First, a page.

According to NBC:

The draft language, reviewed by NBC News and expected to be approved later this month, denounces Republicans as having “packed our federal courts with unqualified, partisan judges who consistently rule for corporations, the wealthy, and Republican interests” and for “blocking a Democratic president from appointing a justice to the Supreme Court.”

Meanwhile, Graham has signaled that the Judiciary Committee will move forward with a nomination in the event of a Supreme Court vacancy prior to the election, citing the left’s treatment of Justice Kavanaugh.

“Yeah. We’ll cross that bridge. After Kavanaugh, the rules have changed as far as I’m concerned,” Graham said, according to the outlet.

“We’ll see what the market will bear if that ever happens,” he added.

Worries over the potential of a vacancy renewed last month after Ginsburg, 87, announced she was undergoing chemotherapy to treat a “recurrence of cancer” on her liver.

“Immunotherapy first essayed proved unsuccessful. The chemotherapy course, however, is yielding positive results. Satisfied that my treatment course is now clear, I am providing this update,” she said.

The current treatment, Ginsburg said at the time, was yielding positive results. A July 7 scan revealed “significant reduction of the liver lesions and no new disease.”

“I have often said I would remain a member of the Court as long as I can do the job full steam,” Ginsburg said. “I remain fully able to do that.”

Ginsburg, who has battled a handful of bouts with cancer over the past 20 years, found herself back in the hospital last week for what was described as a “minimally invasive non-surgical procedure” to “revise a bile duct stent that was originally placed at Sloan Kettering in August 2019.”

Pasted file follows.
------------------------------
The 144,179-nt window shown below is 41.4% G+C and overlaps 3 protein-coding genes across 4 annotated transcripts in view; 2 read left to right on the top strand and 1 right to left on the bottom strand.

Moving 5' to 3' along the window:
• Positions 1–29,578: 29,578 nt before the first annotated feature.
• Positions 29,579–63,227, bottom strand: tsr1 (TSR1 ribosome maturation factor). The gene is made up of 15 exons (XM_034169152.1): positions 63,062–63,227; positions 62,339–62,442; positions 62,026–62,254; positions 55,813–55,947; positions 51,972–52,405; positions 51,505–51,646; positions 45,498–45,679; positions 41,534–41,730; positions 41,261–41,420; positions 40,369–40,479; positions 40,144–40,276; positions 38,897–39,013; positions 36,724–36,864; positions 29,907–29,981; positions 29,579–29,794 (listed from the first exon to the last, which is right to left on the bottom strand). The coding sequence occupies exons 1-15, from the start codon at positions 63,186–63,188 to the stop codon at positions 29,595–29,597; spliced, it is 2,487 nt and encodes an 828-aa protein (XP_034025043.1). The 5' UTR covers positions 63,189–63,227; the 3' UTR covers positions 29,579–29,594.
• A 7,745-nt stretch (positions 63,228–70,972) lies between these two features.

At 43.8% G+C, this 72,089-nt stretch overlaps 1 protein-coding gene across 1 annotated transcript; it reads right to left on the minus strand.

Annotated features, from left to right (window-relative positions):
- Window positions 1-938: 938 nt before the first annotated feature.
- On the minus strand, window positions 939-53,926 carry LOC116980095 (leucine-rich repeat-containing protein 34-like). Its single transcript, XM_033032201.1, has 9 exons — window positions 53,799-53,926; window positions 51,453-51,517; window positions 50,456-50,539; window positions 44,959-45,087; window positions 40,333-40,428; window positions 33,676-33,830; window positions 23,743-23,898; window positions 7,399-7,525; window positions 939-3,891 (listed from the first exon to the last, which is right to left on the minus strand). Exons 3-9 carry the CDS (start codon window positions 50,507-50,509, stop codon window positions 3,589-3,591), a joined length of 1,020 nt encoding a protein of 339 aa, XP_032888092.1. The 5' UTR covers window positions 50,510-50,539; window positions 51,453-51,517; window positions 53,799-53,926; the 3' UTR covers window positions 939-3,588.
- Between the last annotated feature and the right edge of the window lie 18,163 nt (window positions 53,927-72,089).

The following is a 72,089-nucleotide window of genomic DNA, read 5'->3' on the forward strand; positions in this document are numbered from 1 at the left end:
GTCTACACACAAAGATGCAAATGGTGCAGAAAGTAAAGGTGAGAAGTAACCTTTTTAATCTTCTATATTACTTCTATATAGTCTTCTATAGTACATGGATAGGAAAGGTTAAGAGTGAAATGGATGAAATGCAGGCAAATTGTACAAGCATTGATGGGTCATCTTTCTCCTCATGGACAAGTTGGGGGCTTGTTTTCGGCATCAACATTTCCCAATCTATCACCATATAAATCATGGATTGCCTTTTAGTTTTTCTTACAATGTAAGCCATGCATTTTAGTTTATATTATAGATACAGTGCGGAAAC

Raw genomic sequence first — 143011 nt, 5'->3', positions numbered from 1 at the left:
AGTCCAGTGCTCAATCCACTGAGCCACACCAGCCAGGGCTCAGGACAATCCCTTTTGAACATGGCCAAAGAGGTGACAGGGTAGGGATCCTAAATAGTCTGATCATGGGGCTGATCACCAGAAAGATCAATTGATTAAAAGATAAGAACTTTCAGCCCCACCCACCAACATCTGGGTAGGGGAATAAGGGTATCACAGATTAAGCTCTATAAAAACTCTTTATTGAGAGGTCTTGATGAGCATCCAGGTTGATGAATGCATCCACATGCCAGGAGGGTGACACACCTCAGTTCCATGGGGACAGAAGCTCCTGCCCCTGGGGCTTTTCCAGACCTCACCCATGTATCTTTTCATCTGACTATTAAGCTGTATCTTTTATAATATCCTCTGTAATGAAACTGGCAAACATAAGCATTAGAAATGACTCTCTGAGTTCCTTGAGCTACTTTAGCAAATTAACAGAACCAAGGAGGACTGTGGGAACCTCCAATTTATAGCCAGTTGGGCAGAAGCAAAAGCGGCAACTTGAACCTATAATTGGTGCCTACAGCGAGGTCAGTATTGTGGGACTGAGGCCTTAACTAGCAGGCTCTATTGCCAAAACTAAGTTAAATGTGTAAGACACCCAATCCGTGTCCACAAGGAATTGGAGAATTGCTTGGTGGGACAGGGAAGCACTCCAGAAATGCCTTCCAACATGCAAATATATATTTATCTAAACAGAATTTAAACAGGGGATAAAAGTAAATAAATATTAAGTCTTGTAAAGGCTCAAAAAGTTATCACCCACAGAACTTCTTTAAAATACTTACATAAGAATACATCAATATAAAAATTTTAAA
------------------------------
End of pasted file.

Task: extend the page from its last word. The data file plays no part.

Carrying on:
Despite Graham’s stance, former Judiciary Committee chairman Sen. Chuck Grassley (R-IA) indicated that he would not support filling a Supreme Court vacancy prior to the 2020 election were he still chairman of the committee.

“My position is if I were chairman of the committee I couldn’t move forward with it,” he told CNN.

Sen. Josh Hawley (R-MO), a member of the Judiciary Committee, added that a potential vacancy would reflect a “different set of circumstances.”

“We have a President who is very actively running for reelection,” Hawley told CNN. “He’s going to be on the ballot. People are going to be able to render a verdict on him like they couldn’t on Obama. My guess is he would absolutely nominate somebody. I would be shocked if he didn’t.”

President Trump has, thus far, nominated two Supreme Court justices to the Court — Justices Kavanaugh and Neil Gorsuch — and appointed “nearly 200 other judges with lifetime appointments to lower federal courts,” according to Pew Research. Pew Research found that Trump has appointed nearly a quarter of all active federal judges, 194, in his first term. Former President Barack Obama still holds the largest share of all active judges, 39 percent.